Then I read this description of the Missing Sector Orb Weaver:

Z. x-notata females are up to 11mm in size, males up to 7mm. The prosoma is yellow-brown, with a leaf-like mark on the opisthosoma. In moderate climate, adults appear from July to October, sometimes even into December. In warmer regions, they are active all year.

This spider builds its web mostly into window frames, but can also be found on walls, fences, or under the bark of old trees. It is very common around boats and docks throughout the world.

Now, if anywhere can be described as a ‘warmer region’, it’s in our bathroom right next to the airing cupboard where the water heater is.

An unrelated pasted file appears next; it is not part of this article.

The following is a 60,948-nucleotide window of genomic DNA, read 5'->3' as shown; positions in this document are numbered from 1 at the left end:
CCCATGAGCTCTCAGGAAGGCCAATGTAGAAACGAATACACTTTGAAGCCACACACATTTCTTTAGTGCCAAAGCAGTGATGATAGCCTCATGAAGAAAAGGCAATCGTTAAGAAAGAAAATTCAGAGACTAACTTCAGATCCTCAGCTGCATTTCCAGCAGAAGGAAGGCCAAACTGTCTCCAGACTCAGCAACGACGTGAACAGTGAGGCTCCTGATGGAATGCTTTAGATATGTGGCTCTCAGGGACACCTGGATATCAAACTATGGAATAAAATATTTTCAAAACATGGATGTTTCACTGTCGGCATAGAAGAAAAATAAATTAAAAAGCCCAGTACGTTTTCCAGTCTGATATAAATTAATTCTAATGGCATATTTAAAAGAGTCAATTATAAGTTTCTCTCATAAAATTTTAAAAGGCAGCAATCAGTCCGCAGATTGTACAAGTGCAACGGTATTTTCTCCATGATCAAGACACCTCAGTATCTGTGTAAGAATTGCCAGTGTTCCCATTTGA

That missing sector

So, I am confused. And photos on the web are not as helpful as one might think. What I really need is a spider expert to come to the house…

Spare a thought for the bees

Not that I really have to say anything to beekeepers but it is something I am especially cognizant of now around this time of year:  starvation.  You see, a few weeks ago when we had hard frosts, high winds, even flecks of snow my worry was of a different kind.  Will they make it through the cold? Because there is a period when you aren’t seeing them, your mind starts to wonder or wander even. But then you have some warmer days like we have had during the past few weeks, and all the bees are out and about, you think ‘Phew! They made it!’

But just when you think you can breathe a sigh of relief is exactly the time you should start to worry. The danger now is that the hive will start to grow out of all proportion to the food in the hive and on offer outside. And just one cold snap can cause starvation in a hive that might just be in the process of revving up for spring.